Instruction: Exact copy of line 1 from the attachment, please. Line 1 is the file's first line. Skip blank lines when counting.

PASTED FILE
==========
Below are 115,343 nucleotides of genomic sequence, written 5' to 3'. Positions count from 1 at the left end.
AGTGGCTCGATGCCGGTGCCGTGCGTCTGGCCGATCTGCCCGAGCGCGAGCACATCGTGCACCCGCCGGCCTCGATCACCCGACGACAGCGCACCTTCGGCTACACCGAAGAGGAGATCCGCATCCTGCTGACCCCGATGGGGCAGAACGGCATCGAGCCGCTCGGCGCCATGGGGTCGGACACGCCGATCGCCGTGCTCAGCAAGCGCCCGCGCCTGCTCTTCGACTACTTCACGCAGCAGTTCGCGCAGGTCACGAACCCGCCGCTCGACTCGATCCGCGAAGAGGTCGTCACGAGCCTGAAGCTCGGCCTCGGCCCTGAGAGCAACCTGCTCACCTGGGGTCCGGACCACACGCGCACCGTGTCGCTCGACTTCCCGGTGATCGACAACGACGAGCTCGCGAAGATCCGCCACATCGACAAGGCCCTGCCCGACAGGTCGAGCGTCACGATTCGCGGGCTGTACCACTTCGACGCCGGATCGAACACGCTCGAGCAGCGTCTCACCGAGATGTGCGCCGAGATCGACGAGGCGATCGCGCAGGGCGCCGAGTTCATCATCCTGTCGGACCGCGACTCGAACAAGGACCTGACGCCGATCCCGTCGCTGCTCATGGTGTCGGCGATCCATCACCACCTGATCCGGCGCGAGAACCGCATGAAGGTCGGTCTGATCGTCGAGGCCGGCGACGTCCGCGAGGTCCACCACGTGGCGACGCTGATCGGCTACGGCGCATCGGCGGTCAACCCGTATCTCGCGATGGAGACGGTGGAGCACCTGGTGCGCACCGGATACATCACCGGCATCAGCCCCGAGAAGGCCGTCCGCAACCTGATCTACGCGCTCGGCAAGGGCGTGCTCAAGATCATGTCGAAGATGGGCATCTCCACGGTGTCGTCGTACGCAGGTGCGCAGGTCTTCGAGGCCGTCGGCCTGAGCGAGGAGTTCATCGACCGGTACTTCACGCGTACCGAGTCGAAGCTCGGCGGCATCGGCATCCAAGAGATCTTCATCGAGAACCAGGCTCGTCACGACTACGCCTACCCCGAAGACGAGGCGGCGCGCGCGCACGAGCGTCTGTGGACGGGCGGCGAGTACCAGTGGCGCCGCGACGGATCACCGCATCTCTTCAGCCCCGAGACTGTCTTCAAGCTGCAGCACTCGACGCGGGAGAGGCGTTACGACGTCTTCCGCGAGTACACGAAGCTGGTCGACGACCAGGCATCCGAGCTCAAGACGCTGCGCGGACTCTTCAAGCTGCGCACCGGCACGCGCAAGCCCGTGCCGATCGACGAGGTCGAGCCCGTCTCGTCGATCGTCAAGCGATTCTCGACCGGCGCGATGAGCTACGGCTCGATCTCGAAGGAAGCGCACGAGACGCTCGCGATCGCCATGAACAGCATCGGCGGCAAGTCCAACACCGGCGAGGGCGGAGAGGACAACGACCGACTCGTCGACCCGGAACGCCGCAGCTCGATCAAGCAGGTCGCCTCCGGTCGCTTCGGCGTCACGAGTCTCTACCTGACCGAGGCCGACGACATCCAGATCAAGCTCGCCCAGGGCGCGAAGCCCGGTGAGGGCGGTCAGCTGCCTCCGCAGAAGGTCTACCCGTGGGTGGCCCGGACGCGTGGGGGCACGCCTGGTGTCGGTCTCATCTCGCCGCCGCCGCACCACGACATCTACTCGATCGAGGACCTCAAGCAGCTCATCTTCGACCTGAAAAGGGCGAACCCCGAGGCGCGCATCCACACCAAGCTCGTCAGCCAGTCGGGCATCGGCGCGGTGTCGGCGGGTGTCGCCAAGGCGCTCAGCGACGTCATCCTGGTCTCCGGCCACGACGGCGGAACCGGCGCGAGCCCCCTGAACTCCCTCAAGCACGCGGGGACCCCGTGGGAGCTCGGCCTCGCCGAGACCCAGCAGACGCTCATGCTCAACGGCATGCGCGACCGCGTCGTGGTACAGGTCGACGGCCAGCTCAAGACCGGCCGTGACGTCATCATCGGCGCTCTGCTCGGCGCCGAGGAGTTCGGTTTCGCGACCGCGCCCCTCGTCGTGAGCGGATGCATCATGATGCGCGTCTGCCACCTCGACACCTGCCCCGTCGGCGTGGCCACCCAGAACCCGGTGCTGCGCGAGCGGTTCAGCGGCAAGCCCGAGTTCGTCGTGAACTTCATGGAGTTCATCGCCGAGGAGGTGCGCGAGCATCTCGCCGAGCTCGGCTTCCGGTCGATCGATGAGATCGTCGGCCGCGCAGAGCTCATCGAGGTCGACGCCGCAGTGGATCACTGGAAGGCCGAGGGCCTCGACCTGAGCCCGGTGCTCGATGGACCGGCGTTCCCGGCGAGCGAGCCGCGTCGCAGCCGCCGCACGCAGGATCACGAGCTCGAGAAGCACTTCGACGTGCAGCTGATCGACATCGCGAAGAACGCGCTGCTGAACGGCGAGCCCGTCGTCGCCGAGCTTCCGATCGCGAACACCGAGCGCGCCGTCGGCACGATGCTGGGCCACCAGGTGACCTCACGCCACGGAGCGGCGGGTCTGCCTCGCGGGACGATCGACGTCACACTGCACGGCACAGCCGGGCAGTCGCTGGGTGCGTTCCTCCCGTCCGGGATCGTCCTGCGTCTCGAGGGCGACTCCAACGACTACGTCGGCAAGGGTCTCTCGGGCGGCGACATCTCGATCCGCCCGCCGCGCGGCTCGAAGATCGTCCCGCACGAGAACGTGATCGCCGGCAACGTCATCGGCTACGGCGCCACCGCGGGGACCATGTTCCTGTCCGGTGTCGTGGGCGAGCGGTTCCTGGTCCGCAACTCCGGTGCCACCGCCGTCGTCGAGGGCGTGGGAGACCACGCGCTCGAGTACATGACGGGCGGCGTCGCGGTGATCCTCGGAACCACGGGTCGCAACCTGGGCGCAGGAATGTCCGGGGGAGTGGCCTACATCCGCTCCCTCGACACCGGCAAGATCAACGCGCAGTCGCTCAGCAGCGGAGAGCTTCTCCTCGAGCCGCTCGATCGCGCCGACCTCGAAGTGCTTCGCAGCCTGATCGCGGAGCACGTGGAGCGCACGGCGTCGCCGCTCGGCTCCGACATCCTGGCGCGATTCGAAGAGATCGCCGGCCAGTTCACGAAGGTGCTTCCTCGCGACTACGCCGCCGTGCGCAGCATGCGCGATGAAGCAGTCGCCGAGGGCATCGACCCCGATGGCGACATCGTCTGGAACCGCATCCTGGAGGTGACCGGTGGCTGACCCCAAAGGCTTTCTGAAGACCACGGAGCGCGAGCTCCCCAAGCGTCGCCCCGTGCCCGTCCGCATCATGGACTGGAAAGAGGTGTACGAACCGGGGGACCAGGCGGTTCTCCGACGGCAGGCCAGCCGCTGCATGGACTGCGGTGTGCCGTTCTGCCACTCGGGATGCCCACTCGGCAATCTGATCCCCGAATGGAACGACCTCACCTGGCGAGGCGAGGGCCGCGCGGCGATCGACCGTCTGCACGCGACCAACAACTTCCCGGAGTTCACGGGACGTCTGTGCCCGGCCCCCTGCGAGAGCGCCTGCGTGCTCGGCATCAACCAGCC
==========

Below are 115,343 nucleotides of genomic sequence, written 5' to 3'. Positions count from 1 at the left end.